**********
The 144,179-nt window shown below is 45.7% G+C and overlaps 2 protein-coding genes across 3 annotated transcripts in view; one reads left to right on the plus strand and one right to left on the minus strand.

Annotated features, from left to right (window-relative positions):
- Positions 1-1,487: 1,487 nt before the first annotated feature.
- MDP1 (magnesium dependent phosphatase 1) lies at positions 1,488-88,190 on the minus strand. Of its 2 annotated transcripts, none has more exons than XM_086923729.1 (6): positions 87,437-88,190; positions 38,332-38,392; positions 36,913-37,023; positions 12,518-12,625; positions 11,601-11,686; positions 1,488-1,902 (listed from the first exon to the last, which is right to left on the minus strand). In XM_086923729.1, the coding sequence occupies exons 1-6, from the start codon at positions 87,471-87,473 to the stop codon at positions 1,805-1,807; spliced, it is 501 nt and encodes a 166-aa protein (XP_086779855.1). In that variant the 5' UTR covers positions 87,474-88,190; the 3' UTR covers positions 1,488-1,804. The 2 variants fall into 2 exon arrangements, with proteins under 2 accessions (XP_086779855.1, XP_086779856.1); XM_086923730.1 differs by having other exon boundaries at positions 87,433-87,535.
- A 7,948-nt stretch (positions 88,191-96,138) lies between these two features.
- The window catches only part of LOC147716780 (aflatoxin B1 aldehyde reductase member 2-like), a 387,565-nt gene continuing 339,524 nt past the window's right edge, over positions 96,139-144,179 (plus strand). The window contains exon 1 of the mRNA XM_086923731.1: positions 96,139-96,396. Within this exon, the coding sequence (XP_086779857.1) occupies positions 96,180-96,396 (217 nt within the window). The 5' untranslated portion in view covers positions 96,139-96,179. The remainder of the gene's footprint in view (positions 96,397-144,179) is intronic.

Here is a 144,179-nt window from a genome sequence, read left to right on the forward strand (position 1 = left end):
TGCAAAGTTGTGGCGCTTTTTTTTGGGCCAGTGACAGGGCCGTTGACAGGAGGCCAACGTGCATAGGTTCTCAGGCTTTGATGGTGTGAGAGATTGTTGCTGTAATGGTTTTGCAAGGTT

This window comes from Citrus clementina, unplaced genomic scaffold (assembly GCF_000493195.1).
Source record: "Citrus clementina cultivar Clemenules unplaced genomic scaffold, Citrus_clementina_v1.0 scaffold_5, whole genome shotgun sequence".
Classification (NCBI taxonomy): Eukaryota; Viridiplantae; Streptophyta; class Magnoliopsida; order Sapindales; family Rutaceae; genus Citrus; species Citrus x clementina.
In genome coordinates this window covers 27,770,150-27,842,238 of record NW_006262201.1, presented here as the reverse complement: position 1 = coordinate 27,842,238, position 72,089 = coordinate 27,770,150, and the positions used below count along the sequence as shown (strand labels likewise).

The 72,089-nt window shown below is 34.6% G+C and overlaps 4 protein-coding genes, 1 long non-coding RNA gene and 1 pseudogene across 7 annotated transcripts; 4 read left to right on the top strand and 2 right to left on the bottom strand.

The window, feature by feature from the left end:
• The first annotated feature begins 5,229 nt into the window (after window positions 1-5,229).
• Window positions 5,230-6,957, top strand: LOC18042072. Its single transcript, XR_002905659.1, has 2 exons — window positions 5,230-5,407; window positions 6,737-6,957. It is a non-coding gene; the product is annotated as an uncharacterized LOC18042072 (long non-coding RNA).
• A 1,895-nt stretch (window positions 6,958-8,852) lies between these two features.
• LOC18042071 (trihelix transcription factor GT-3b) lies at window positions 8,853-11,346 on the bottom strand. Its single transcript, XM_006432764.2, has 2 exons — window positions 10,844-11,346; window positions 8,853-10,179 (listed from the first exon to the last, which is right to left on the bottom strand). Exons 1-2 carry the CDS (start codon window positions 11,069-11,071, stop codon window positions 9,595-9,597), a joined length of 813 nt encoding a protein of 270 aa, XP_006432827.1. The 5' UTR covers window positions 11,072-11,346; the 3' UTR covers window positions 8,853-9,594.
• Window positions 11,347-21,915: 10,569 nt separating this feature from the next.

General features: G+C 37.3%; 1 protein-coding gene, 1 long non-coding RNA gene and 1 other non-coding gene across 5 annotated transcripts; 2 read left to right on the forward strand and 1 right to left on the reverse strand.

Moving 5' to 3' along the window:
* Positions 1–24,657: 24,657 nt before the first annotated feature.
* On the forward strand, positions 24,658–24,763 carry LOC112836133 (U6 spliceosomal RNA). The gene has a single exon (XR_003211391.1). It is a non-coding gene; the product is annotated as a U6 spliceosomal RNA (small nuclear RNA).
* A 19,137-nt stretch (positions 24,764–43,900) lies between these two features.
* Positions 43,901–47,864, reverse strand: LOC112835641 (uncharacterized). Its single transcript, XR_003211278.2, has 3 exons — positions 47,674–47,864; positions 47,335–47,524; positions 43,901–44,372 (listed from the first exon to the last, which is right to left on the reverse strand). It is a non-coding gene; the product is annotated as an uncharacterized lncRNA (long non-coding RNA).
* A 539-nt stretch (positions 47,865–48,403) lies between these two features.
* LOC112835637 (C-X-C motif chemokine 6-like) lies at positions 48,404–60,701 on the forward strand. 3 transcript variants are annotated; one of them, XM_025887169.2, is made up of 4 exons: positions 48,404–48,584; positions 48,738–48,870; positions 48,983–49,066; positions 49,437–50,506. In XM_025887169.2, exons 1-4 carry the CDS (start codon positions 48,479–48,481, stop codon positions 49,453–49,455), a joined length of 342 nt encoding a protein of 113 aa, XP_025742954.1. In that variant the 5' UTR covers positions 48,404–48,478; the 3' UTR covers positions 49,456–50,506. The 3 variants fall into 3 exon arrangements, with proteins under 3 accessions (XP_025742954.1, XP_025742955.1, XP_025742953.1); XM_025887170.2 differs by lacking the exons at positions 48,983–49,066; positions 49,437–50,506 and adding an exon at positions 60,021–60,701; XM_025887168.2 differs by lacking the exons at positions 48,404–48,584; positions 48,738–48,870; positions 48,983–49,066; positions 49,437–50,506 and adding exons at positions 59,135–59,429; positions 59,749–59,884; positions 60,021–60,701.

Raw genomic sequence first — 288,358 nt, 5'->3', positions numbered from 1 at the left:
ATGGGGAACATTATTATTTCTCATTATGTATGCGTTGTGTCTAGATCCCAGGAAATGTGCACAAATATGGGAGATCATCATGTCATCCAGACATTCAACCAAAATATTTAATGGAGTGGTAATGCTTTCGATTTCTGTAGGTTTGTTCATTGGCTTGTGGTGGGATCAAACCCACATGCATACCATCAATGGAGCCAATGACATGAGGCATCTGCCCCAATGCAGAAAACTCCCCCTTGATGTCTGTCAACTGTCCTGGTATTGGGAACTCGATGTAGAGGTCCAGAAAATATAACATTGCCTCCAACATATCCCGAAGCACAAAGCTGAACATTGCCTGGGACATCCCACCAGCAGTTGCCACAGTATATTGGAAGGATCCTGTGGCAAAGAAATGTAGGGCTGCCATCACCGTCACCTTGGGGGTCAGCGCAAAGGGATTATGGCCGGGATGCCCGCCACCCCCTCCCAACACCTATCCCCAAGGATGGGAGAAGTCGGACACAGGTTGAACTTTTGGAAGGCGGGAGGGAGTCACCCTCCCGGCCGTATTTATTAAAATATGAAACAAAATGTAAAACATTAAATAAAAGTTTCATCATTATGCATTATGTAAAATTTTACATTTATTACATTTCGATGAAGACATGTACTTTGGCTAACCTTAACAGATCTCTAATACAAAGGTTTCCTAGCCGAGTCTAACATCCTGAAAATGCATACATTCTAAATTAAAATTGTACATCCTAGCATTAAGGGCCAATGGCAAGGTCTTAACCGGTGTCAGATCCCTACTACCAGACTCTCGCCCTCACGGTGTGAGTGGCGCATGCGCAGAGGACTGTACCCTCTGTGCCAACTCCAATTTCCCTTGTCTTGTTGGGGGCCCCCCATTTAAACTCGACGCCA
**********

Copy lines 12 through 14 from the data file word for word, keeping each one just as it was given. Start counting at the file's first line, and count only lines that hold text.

In genome coordinates this window covers 27,770,150-27,842,238 of record NW_006262201.1, presented here as the reverse complement: position 1 = coordinate 27,842,238, position 72,089 = coordinate 27,770,150, and the positions used below count along the sequence as shown (strand labels likewise).

The 72,089-nt window shown below is 34.6% G+C and overlaps 4 protein-coding genes, 1 long non-coding RNA gene and 1 pseudogene across 7 annotated transcripts; 4 read left to right on the top strand and 2 right to left on the bottom strand.

The window, feature by feature from the left end: